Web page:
Watch the courtroom proceedings in the video player above.
CINCINNATI -- Judge Leslie Ghiz formally dropped the charges against former University of Cincinnati police officer Ray Tensing but denied a motion for acquittal at a hearing Monday morning.
Ghiz granted a dismissal of the charges with prejudice, which means the state of Ohio cannot levy the same charges against Tensing a third time. Ghiz also said she would release jury questions that she had sealed during the second trial.
But the judge refused when Tensing's attorney, Stew Mathews, asked her to formally absolve Tensing for shooting and killing motorist Samuel DuBose at a traffic stop in July 2015.
The courtroom exchange went like this:
Ghiz: "Mr. Mathews, based on the nolle filing, I'm going to dismiss your motion as moot at this time. Is that all right with counsel or do you have an argument that you want to make?"
Mathews: "Judge, obviously two different juries did not think the evidence was proven beyond a reasonable doubt. You, as the final arbiter in this matter, have the ability to give finality to this case, at least in the state system. Apparently the DuBose family and many members of the community want finality. Acquittal is finality and dismissal is not finality in the fact that there's no prejudice as far as I know. The charges could always be rebrought.
"For that matter, it would be beneficial to Ray Tensing to be resolved by the court."
Ghiz: "The defendant's written judgment for acquittal is denied. However, the entry of dismissal on the indictment is granted at this time with prejudice. So, that means they are no longer to be able to be brought by the state at this time."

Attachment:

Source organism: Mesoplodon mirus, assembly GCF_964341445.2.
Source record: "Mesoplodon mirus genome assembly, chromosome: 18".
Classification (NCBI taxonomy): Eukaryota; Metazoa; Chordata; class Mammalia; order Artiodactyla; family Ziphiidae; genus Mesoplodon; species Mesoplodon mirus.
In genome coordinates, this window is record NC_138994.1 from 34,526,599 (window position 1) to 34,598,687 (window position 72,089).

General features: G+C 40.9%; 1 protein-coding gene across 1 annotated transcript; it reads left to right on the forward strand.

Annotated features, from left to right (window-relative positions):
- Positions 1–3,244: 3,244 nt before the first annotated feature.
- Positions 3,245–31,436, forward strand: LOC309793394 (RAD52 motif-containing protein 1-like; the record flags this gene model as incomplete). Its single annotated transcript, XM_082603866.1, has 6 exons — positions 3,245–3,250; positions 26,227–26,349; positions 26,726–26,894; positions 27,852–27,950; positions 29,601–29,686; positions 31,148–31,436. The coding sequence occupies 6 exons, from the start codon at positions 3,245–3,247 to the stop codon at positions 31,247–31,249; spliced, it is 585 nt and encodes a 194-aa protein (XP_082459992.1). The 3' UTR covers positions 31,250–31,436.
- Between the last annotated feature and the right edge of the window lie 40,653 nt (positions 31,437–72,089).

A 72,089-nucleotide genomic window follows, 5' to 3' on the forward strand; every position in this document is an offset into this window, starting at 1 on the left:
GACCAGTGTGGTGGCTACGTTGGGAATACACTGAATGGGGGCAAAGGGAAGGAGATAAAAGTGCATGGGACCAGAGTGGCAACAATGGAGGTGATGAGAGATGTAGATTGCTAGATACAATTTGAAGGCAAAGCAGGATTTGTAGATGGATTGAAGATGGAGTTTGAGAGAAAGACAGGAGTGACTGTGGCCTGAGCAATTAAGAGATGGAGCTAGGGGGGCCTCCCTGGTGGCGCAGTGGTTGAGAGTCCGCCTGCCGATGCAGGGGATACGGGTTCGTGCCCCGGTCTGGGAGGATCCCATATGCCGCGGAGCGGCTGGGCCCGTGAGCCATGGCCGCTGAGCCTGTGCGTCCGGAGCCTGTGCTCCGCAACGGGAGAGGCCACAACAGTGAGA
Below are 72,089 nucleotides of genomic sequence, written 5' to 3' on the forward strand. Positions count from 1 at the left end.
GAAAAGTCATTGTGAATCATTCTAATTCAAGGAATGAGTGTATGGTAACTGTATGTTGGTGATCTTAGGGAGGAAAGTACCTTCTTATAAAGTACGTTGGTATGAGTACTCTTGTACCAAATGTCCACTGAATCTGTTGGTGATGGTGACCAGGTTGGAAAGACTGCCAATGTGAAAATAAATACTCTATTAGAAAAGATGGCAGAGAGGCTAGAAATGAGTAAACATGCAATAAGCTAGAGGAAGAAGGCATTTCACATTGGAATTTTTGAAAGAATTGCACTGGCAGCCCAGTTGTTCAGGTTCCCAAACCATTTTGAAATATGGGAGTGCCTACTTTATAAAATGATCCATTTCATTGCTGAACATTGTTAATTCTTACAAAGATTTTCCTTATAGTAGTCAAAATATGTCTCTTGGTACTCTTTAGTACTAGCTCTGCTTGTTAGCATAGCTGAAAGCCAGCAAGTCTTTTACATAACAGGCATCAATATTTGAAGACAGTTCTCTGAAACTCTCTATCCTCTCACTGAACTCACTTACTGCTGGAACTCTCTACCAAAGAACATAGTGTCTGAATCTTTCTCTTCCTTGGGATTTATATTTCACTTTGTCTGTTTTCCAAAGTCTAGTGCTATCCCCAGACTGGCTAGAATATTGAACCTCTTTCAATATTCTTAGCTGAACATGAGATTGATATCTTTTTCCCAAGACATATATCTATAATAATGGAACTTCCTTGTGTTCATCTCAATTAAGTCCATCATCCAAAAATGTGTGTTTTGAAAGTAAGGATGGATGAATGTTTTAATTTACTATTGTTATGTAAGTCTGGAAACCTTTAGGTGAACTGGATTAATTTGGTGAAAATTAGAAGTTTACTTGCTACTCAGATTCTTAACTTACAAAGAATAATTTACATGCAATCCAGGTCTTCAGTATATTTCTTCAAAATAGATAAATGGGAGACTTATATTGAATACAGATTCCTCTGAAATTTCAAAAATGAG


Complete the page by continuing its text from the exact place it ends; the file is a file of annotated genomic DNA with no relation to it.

Prosecutor Joe Deters said last week that he would not try Tensing a third time DuBose did not have a gun. Two separate juries were unable to reach a unanimous verdict to convict Tensing on charges of murder and voluntary manslaughter. Mistrials were declared last Nov. 12 and again on June 23.
"He's relieved, I think, to some extent. But again, the Department of Justice investigation allegedly is out there and until that is resolved he's still concerned," Mathews said.
Tensing is aware of a Monday night march across the Purple People Bridge to back him, but Tensing will not attend, Mathews said. Speaking for himself, Mathews said he would just as soon put everything behind them.
“I think it's great that there are supporters of Ray. We are not a part of that. We had nothing to do with organizing that,” Mathews said. “I guess if I had my druthers, we'd just be done with it right now in this courtroom and that would be the end of it.”
The group "Support Ray Tensing will meet for a prayer walk and vigil starting 6 p.m. at Sawyer Point. Attendees will walk over the Purple People Bridge, according to the event's Facebook page. The Tensing event page also says T-shirts will be available for sale "to support Tensing."
"Support Ray Tensing" was started by a Hamilton woman, Lacy Robinson. Robinson began by creating a Change.org petition asking Deters to drop the case. After Deters decided ahainst a third trial, the petition was converted to request no civil rights charges brought against Tensing by the Justice Department. The petition has nearly 6,000 signatures.
"Please sign in order to stand up for our law enforcement officers & for JUSTICE! All lives matter," the petition says. "This was not about race. The judicial system has worked, now THREE times in this case, as the decision was made to not retry the innocent police officer."
"Support Ray Tensing" hasn't hosted any public rallies or demonstrations yet. Black Lives Matter and Countdown to Coalition have held various rallies since the second trial's conclusion.